PlatformIO Community

Debugging FreeRTOS on STM32 Bluepill

Hello PlatformIO Experts,

I am working on a project based on a Bluepill Board (STM31F1) using libopencm3. I have an initial version of my software working. I have been using an ST-Link v2 Clone to upload and debug my software. To support the next set of features, I have extended my project with FreeRTOS 10.4.1. After some more tinkering, I have my software roughly running with occasional crashes. This is sort of expected, as I believe that I haven’t gotten the configuration of FreeRTOS just right yet. To find these problems, I want to use the Debugger. However, my software does not run under the Debugger when using FreeRTOS.

The Debugger does break at the start of main(). Afterwards, no breakpoints are hit and I can’t observe any action of the software. If I pause the debugger, the CPU is in the blocking_handler of FreeRTOS. If I start the identical software without the debugger, the software starts to run until I drive it into the crash I’m trying to debug.

I have tried this on two projects. There is a branch on my own project: https://github.com/deltaphi/c6021light/tree/freertos
To ensure that the debugger problem is not caused by the bugs in my project itself, I have also tried this with Bastiaan Schaap’s Reference Project for Bluepill/libopencm3/FreeRTOS/PlatformIO: https://github.com/bjwschaap/platformio-libopencm3-freertos/
On Bastiaan’s project, I observed the same problem.

I also tried to add http://openocd.zylin.com/#/c/2347/4/contrib/rtos-helpers/FreeRTOS-openocd.c to my project - no success.

How can I make PlatformIO successfully debug my Project?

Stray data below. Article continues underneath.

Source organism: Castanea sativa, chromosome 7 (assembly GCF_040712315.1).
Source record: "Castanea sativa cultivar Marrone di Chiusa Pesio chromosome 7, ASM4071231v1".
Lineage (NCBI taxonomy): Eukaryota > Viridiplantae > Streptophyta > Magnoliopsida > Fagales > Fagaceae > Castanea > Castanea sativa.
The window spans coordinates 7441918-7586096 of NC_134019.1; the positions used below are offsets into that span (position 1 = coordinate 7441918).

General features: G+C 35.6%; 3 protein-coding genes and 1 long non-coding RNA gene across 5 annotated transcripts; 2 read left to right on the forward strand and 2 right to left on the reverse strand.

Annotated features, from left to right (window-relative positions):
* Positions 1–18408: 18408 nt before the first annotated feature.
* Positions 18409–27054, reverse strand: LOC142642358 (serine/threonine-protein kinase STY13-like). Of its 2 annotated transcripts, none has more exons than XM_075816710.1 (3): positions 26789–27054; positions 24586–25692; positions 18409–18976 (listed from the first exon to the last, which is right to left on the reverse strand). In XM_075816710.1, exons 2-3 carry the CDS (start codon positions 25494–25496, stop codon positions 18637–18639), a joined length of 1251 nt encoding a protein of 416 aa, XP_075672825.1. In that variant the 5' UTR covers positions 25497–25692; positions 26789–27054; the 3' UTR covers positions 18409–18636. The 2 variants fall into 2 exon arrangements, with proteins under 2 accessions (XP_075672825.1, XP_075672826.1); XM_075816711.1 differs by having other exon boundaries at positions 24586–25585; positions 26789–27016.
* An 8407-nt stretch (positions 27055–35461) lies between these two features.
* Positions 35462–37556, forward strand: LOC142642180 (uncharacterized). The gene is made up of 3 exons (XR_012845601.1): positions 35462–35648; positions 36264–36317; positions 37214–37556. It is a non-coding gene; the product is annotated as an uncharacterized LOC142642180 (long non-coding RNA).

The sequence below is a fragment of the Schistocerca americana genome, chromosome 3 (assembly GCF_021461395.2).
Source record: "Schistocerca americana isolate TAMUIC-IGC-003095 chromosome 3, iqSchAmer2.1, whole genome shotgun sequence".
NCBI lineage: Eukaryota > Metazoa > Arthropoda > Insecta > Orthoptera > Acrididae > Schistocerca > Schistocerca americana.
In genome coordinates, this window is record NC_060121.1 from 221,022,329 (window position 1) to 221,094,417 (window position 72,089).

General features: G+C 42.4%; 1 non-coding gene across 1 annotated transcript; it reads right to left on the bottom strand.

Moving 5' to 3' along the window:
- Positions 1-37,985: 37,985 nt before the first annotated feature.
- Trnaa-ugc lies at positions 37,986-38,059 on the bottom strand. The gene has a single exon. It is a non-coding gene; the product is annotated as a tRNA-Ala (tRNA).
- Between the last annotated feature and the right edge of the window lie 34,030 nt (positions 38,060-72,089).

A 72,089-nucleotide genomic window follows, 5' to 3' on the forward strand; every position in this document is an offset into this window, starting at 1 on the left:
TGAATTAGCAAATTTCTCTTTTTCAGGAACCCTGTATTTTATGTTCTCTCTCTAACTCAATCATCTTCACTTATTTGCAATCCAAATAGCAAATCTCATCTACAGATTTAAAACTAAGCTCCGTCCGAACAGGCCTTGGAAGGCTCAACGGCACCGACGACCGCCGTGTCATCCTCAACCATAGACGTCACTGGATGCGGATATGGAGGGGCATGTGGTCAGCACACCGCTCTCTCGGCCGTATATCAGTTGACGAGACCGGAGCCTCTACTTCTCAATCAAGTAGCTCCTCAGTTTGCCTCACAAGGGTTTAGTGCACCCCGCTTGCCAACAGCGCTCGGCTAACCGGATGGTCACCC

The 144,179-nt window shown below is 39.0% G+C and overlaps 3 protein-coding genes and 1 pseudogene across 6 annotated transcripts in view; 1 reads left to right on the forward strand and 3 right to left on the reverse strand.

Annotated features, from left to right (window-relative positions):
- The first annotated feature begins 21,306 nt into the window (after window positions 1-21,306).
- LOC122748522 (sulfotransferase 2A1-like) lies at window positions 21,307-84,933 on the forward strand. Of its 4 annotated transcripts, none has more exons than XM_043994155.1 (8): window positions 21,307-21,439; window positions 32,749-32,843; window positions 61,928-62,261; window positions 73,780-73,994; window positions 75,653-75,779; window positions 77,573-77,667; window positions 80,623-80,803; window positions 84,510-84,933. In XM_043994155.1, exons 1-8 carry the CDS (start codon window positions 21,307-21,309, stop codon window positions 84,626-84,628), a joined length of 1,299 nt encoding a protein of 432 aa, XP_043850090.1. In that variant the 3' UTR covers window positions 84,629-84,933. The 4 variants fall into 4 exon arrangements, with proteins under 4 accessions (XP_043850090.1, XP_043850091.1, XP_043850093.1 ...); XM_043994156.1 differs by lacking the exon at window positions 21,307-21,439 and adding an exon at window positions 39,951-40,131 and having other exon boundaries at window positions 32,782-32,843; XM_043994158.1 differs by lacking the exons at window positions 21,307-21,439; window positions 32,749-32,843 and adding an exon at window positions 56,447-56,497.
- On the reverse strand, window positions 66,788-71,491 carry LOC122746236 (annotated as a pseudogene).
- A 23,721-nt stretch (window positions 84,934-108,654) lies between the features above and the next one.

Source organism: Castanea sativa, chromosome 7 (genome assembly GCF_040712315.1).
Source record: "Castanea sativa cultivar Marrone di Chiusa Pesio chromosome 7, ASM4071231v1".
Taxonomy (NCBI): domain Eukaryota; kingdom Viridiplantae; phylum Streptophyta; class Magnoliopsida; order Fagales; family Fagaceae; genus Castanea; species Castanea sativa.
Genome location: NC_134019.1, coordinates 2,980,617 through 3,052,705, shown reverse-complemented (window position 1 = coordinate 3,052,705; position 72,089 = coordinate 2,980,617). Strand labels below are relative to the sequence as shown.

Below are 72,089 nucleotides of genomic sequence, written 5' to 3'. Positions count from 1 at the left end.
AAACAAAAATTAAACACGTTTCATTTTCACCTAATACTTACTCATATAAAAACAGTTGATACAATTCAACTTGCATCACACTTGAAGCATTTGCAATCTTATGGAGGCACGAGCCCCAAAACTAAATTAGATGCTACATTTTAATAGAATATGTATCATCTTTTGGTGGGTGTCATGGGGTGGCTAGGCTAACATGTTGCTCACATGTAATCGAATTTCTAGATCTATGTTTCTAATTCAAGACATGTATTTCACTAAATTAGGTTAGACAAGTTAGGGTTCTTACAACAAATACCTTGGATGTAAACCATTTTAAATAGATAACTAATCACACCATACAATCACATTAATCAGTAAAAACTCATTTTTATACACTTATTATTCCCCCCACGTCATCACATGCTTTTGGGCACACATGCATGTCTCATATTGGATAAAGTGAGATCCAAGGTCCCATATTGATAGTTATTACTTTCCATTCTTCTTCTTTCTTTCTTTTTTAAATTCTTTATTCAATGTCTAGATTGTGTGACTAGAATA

Thanks!
Damian

When debugging the reference project, does it stop at the task1 function if a breakpoint is set there or inside (e.g. at gpio_toggle())

It is normal to be unable to go beyond the main() function because after calling vTaskStartScheduler(); in main(), the code under it should never be reached (unless the task scheduler stops due to a fatal error). Instead if should starte executing the tasks functions given to it and switch between them.

Hi @maxgerhardt,

I can step through main() until vTaskStartScheduler() begins. I am aware that the code after this should never be reached.

Breakpoints in the task are never reached. Similarly, other Breakpoints in configASSERT or the sys_tick_handler() are also not reached.

EDIT: I just did a test run again. A slight correction to the above: The breakpoint in vPortSVCHandler does get hit. After that, there is nothing happening anymore.

Regards
Damian

Hi,

even more tinkering reveals that I actually end up in the hard_fault_handler - for an unknown reason.

Also, I previously believed that having the debugger attached or not was the main difference between “works” and “broken”. However, there is another factor: The build process. I observed that a release build reliably runs whereas a debug build will reliably not run, even when the software is not running under a debugger (e.g., Start Debugging, Stop Debugging, Press the reset button on the board without reflashing).